Luke Slattery reviews 'Being There' by David Malouf

Luke Slattery reviews 'Being There' by David Malouf

Being There: Book 3

by David Malouf

Knopf, $29.99 hb, 353 pp, 9780857987211

In ‘Birthday Poem at Thirty’, a young David Malouf considers his place in the scheme of things as dawn breaks over an unnamed and unlovely ‘northern town’. The poet, who seems dislodged from home, regards himself with a dry eye – ‘no visible scars / no medals’ – and wonders where he will go from here, and how far. ‘Far indeed’, is the answer life offers fifty years later. The scars are a private matter but there are literary medals enough for this eighty-one-year-old ‘smiling public man’. The most elusive prize of all – a Nobel laurel – perhaps awaits Malouf. He would not be undeserving.

The Brisbane-born writer has continued to write poetry, but it is the novels that have brought him international renown. The core Australian tales – among them Johnno, Conversations at Curlow Creek, Fly Away Peter, Harland’s Half Acre, Remembering Babylon – may even have helped to forge, after Joyce’s injunction, ‘the uncreated conscience’ of his race, or at least the male portion of it. Malouf’s abiding theme – the refractions of nature and culture through the conundrum of masculine identity – is one of the great Australian stories.

Random House has of late been hoovering up his ephemeral non-fiction for more permanent life between hard covers. Being There, third in the series, is focused on art, music, and architecture. Its first section includes short studies, addresses, and meditations, while the second pulls together two libretti, Voss and Mer de Glace, and a version of Hippolytus by Euripides.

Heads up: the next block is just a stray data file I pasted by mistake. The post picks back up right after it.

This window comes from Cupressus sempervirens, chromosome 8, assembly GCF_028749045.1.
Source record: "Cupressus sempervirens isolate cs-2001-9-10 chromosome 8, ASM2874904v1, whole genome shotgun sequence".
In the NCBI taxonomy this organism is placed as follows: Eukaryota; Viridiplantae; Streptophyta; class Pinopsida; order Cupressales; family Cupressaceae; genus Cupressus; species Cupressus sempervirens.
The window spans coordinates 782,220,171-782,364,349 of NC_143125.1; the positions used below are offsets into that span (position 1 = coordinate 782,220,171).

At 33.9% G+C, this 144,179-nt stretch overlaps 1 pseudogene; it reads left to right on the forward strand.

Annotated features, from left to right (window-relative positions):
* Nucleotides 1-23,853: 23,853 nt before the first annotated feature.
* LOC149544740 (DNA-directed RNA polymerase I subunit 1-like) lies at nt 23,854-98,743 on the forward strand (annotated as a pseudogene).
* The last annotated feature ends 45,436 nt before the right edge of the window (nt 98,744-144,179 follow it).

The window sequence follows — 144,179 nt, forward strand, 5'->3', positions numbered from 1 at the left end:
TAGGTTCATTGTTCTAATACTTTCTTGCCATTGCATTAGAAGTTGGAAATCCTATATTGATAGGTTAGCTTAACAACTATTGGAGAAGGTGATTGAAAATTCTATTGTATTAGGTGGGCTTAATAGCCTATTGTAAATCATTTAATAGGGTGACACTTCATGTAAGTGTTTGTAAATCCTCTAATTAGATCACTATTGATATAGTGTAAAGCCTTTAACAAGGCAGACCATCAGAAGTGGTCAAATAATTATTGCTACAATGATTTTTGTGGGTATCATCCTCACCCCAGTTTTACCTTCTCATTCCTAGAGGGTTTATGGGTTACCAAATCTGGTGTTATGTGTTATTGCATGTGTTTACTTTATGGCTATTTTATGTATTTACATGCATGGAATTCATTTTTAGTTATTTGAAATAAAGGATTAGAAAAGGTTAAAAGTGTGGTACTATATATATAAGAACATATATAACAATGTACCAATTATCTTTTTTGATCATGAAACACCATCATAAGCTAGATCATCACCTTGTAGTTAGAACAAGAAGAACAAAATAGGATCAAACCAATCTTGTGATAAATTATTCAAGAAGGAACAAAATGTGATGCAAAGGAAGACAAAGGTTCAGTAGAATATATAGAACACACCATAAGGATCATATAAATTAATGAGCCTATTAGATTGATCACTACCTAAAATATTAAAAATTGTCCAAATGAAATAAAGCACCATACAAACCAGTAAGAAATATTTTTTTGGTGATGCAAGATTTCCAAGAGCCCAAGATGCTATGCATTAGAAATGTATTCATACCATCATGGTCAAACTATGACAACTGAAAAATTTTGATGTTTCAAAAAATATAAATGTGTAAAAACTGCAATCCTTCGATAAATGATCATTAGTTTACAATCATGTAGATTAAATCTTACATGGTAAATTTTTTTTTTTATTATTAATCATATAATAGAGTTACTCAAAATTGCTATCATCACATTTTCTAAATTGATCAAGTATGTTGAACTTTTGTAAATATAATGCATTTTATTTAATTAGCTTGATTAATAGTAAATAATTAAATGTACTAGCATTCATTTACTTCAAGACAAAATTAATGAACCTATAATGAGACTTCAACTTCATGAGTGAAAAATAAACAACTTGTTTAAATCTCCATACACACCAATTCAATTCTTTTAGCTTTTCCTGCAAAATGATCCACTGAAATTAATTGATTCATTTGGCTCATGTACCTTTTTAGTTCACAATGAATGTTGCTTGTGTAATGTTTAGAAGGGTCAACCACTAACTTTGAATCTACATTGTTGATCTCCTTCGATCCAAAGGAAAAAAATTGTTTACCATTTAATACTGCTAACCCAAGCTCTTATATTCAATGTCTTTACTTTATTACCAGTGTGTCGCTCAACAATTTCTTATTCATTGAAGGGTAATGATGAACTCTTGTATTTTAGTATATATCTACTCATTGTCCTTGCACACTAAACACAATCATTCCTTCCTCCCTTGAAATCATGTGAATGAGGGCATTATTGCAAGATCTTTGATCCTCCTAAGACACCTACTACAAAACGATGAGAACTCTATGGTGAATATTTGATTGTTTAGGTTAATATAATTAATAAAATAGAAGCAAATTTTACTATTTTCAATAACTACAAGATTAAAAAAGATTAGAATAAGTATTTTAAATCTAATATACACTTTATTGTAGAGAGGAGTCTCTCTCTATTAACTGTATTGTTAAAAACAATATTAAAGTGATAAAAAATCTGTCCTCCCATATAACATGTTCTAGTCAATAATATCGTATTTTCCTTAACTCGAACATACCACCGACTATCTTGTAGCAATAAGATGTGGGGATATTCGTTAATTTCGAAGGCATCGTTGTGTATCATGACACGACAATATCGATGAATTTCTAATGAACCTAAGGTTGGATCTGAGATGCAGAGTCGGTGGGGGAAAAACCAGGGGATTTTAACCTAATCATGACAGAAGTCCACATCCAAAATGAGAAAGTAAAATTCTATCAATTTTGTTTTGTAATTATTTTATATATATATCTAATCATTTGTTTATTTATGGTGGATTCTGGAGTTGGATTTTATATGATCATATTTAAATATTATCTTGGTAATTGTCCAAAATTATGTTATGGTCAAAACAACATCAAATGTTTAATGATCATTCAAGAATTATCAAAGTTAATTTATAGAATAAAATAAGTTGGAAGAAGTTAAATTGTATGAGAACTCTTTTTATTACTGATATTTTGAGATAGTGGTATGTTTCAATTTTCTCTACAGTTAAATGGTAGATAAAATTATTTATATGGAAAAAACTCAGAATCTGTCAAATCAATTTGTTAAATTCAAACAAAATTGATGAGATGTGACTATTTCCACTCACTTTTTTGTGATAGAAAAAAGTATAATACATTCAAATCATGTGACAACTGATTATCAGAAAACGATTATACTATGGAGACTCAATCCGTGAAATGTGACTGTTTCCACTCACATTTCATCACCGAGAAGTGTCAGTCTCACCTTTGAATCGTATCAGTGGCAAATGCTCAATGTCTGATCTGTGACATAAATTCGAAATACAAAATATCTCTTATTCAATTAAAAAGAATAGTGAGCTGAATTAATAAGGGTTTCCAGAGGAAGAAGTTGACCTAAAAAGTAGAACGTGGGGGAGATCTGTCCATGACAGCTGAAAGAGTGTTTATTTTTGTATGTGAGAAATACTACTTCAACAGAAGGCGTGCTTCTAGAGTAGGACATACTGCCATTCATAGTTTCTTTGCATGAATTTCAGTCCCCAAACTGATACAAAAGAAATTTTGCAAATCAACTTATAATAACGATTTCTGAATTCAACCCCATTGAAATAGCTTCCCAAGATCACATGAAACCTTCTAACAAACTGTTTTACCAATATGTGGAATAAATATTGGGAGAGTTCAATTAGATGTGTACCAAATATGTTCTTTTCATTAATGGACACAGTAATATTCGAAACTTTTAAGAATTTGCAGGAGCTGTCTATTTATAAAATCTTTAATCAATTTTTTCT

Read the rest of this article by purchasing a subscription to ABR Online, or subscribe to the print edition to receive access to ABR Online free of charge.

If you are a single issue subscriber you will need to upgrade your subscription to view back issues.

If you are already subscribed, click here to log in.

Published in May 2015, no. 371

Leave a comment

Please note that all comments must be approved by ABR and comply with our Terms & Conditions.

NB: If you are an ABR Online subscriber or contributor, you will need to login to ABR Online in order to post a comment. If you have forgotten your login details, or if you receive an error message when trying to submit your comment, please email your comment (and the name of the article to which it relates) to comments@australianbookreview.com.au. We will review your comment and, subject to approval, we will post it under your name.